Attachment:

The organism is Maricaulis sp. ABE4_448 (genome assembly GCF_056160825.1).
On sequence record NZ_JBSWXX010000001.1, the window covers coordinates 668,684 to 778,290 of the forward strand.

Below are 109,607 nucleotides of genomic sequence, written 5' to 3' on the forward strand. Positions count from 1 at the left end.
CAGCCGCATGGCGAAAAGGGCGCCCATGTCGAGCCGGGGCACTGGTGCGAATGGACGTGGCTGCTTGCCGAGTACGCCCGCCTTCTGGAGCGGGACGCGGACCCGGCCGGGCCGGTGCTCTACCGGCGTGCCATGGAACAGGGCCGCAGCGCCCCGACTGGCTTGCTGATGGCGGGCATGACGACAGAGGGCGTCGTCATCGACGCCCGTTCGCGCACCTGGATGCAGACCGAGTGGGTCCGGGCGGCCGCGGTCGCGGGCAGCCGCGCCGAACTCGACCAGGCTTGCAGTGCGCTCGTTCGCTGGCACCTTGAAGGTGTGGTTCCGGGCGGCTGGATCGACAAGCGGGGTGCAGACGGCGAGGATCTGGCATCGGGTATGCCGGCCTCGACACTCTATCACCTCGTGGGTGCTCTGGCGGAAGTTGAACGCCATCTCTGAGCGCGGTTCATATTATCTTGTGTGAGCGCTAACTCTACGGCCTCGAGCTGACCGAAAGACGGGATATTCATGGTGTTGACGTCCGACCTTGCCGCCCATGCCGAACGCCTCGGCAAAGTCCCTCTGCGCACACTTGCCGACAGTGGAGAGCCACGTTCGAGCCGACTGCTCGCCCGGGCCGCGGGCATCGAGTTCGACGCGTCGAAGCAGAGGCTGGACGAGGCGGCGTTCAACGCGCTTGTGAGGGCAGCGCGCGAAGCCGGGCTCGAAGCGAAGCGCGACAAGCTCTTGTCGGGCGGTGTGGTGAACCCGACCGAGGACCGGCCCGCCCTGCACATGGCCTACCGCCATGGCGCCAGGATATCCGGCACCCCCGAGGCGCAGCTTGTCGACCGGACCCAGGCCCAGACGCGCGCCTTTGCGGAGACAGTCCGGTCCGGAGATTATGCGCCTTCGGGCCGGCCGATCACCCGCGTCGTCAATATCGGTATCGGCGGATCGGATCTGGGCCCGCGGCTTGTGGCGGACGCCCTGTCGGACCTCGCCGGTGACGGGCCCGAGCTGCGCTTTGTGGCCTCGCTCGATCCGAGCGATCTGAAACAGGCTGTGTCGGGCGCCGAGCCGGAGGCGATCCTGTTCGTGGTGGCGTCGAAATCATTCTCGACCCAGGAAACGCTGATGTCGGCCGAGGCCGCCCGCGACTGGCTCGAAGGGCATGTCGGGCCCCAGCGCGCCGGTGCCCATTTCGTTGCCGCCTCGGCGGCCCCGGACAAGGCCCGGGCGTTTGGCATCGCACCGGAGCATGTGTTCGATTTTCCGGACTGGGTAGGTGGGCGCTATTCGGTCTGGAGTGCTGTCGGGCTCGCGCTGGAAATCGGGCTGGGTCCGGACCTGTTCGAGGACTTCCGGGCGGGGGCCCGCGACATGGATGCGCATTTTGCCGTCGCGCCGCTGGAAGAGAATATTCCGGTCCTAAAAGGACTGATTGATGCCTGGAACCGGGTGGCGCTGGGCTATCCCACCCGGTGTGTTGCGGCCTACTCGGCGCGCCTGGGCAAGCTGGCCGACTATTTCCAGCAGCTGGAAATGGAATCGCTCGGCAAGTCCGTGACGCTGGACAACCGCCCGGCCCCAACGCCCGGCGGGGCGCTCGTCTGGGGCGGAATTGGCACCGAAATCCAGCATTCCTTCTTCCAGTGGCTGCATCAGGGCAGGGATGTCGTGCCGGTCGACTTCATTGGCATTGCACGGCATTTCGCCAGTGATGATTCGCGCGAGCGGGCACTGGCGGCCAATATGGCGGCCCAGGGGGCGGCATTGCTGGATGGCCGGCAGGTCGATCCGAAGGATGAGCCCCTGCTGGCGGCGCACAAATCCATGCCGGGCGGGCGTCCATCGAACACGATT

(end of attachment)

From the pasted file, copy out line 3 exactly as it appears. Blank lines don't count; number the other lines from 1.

Below are 109,607 nucleotides of genomic sequence, written 5' to 3' on the forward strand. Positions count from 1 at the left end.